(AP) 5 things of note from the NBA Finals
By TIM REYNOLDS
AP Basketball Writer
Five things of note from Miami’s seven-game win over San Antonio in the NBA Finals, which ended Thursday night:
LEBRON’S MOMENT: LeBron James scored 37 points, grabbed 12 rebounds and added four assists, which for him now almost seems like an ordinary stat line. But even those big numbers didn’t tell the whole story. After being accused of shrinking in the moment during the 2011 Finals, James more than made amends this time around. His jump shot with just under 30 seconds left capped the title, capped his second straight NBA Finals MVP award, capped a fourth quarter that he absolutely controlled, and maybe put to rest the notion that he tends to check out when the lights are brightest. Keep in mind, Dwyane Wade had 23 points, Shane Battier scored 18 and Mario Chalmers scored 14–but other than that, the entire Heat roster combined for three points. Chris Bosh didn’t score. Ray Allen didn’t score. And the Heat won. That’s how good James was in Game 7.
SPOELSTRA’S CREDIT: Five franchises in the last 40 years have won back-to-back titles, and Erik Spoelstra is now the coach of one of them. He has been the mastermind of all things on the court for Miami for the past five seasons, three of which have ended with trips to the NBA Finals, the last two with championships. And if Spurs coach Gregg Popovich is considered one of the standards for “best in the game” today, then Spoelstra at least belongs in the conversation, since he matched Popovich move for move in this series. “And Erik is only going to get better,” said Heat President Pat Riley, who has now been part of nine NBA championship clubs.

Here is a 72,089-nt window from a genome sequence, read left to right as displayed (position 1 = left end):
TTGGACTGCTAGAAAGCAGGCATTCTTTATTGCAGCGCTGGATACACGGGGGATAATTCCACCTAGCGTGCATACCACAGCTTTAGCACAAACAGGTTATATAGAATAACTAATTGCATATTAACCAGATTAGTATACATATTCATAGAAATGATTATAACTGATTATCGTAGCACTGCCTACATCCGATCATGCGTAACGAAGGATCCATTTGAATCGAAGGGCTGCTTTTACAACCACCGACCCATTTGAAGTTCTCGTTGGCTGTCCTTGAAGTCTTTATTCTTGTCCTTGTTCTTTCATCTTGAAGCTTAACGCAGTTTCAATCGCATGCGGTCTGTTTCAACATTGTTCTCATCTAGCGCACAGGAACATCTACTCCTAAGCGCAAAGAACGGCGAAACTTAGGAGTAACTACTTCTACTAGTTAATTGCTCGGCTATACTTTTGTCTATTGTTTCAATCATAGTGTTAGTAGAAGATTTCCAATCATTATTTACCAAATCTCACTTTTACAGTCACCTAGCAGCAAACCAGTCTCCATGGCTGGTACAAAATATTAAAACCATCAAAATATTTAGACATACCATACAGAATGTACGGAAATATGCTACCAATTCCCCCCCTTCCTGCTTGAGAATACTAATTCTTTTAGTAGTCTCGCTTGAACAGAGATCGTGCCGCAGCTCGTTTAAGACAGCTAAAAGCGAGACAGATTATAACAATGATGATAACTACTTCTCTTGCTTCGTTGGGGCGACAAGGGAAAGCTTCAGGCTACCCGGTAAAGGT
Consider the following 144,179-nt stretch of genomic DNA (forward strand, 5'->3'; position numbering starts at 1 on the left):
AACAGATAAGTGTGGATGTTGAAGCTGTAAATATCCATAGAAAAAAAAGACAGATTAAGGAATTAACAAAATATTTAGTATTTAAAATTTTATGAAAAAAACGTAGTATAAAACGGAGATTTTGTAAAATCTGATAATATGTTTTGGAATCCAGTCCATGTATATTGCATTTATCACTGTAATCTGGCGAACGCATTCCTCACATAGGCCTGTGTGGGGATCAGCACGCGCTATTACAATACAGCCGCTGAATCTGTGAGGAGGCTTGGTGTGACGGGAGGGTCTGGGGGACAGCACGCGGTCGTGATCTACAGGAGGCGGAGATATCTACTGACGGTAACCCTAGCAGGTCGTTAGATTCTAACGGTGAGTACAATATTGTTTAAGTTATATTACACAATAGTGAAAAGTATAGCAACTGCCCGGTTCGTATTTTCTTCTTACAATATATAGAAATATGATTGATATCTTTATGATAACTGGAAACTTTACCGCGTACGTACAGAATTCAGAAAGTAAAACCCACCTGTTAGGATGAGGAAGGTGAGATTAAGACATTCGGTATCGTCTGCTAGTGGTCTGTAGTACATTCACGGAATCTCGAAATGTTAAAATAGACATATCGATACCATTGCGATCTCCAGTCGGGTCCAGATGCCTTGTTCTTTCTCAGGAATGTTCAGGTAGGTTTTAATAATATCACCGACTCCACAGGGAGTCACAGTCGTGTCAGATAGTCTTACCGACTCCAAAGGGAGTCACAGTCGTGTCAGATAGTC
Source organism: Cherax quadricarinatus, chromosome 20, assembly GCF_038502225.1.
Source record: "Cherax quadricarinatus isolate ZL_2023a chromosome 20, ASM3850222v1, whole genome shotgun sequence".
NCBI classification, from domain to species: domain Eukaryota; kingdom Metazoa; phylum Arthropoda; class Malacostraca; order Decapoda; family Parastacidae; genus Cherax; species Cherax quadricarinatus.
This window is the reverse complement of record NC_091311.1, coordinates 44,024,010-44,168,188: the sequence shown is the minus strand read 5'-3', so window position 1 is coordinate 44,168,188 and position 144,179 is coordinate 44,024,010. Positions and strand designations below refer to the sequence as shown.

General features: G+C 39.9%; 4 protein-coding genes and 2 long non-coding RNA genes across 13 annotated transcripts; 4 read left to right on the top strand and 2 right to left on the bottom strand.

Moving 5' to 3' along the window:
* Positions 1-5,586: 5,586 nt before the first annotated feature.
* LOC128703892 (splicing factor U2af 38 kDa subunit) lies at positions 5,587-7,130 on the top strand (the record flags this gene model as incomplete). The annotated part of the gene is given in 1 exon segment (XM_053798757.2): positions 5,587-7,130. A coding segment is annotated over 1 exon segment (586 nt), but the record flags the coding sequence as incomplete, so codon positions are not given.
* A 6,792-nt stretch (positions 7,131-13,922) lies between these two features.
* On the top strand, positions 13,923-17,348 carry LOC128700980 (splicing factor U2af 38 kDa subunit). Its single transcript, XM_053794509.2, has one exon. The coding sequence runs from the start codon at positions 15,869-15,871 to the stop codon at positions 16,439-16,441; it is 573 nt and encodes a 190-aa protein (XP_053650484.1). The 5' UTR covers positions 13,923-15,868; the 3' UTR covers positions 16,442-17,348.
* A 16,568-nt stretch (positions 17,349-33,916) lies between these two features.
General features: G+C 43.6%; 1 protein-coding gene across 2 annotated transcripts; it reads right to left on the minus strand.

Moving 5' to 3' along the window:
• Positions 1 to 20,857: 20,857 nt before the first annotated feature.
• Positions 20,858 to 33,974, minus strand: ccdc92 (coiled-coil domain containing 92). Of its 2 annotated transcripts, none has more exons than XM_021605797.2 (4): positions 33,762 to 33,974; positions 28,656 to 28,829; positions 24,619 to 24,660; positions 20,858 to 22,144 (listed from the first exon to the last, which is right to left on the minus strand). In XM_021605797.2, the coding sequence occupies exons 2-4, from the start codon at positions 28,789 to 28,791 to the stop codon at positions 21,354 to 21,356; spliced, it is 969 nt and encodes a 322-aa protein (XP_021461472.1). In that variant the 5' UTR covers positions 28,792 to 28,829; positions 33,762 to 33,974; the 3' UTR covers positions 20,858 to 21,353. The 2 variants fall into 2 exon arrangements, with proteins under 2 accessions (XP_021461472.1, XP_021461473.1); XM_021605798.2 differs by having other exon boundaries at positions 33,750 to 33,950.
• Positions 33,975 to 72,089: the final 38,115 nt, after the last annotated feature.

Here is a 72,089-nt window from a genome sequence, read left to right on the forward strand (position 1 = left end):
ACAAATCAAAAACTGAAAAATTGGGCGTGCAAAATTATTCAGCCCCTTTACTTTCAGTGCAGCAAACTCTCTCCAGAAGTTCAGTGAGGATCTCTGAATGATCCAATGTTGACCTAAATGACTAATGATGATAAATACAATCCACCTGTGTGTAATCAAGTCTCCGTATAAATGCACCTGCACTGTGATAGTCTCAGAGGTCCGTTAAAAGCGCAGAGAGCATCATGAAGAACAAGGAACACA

DEFENSE WINS: For five games, Danny Green couldn’t miss, and San Antonio was on the cusp of a title. For two games in Miami, Green was swallowed up by a swarming Miami defense. In Games 6 and 7 of the NBA Finals, Green went 2 for 19 from the floor, 2 for 11 from 3-point range. And to think he was a strong candidate for Finals MVP after the Spurs took a 3-2 lead in the series. The Spurs made just six 3-pointers in Game 7 while Miami made 12, six from Shane Battier and five more from LeBron James. The Spurs shot just 38 percent as a team, and Miami needed its defense to be that good–or else the title could have very easily slipped away.
THREE FOR THREE: Dwyane Wade’s jersey number is 3. His favorite number is three. And it’s now the number of NBA championships on his resume. Wade was bothered by a bad right knee throughout the playoffs, then hurt his surgically repaired left knee in Game 6 of the Finals, and still found a way to not just play, but play at a high level. He was 11 for 21 from the floor, scored 23 points, grabbed 10 rebounds, blocked two shots and logged 39 minutes, resting only when absolutely necessary.
THE FUTURE: Tim Duncan said he will be back in San Antonio, and now the Spurs will wait and see what Manu Ginobili decides about next season. The Heat are largely expected to bring their core back, though some moves to get even better are possible. “I don’t even want to think about next year–yet,” James said. That’s probably a good thing, and the Heat will surely spend a few days relaxing and celebrating until their parade through downtown Miami on Monday.